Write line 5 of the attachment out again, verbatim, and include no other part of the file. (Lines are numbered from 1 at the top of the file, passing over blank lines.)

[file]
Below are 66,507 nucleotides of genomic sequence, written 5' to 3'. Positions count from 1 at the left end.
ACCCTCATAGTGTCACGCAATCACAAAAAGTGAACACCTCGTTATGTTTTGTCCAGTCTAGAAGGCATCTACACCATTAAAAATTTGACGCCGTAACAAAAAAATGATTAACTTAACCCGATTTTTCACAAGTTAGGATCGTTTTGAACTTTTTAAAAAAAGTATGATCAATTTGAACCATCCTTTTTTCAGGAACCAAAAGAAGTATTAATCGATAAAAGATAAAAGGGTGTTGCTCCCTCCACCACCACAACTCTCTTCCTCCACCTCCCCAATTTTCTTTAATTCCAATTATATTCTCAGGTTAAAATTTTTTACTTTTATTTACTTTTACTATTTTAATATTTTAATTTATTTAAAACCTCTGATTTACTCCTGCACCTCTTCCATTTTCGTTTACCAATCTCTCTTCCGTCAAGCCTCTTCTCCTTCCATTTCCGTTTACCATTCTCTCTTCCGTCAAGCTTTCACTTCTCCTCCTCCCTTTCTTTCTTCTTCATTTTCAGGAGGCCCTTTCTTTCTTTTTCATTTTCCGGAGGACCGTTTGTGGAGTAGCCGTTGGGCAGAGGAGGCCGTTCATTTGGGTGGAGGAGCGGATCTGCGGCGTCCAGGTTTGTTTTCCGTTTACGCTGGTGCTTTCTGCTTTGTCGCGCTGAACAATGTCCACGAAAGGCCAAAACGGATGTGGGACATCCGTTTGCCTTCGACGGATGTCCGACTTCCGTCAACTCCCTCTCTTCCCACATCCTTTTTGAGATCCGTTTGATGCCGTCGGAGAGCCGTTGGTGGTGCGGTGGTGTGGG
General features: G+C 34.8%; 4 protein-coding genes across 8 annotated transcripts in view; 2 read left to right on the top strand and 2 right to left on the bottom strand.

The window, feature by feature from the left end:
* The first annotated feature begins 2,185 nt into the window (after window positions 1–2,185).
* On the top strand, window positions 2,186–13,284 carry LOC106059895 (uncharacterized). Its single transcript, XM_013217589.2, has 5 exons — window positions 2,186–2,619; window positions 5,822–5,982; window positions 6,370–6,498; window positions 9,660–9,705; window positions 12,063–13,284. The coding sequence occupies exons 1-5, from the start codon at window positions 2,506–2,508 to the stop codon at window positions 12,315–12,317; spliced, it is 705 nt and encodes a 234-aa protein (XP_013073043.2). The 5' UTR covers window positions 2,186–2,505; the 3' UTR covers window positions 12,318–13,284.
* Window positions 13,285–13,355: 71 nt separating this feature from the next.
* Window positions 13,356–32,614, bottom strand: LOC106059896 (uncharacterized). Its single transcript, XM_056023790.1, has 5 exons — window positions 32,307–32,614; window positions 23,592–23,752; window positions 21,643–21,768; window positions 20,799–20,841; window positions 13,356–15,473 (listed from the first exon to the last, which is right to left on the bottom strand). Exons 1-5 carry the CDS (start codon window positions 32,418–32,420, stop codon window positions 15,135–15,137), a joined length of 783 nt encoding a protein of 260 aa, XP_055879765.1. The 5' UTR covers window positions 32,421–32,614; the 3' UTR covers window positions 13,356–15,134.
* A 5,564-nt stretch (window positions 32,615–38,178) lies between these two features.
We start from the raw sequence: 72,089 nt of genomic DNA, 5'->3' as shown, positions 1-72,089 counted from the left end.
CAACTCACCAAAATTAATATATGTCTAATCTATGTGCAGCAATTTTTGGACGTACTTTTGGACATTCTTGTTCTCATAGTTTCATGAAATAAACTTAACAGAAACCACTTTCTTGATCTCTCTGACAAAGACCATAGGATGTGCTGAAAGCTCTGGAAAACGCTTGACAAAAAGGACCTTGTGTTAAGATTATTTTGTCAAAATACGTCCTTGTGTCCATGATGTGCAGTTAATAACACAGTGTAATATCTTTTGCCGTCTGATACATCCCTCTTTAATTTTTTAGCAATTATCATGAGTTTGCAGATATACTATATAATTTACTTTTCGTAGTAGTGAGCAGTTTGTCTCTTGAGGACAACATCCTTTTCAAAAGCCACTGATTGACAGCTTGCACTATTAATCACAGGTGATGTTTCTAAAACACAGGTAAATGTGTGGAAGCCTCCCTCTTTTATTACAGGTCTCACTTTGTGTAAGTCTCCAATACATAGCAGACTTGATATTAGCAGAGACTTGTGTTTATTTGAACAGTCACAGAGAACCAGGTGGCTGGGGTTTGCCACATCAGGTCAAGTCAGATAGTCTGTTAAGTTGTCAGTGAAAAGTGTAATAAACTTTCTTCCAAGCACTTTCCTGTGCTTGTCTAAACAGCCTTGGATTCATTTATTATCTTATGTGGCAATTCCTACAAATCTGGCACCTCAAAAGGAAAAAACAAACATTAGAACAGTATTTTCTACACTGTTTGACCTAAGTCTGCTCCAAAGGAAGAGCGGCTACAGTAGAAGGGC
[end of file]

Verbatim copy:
* The first annotated feature begins 2,185 nt into the window (after window positions 1–2,185).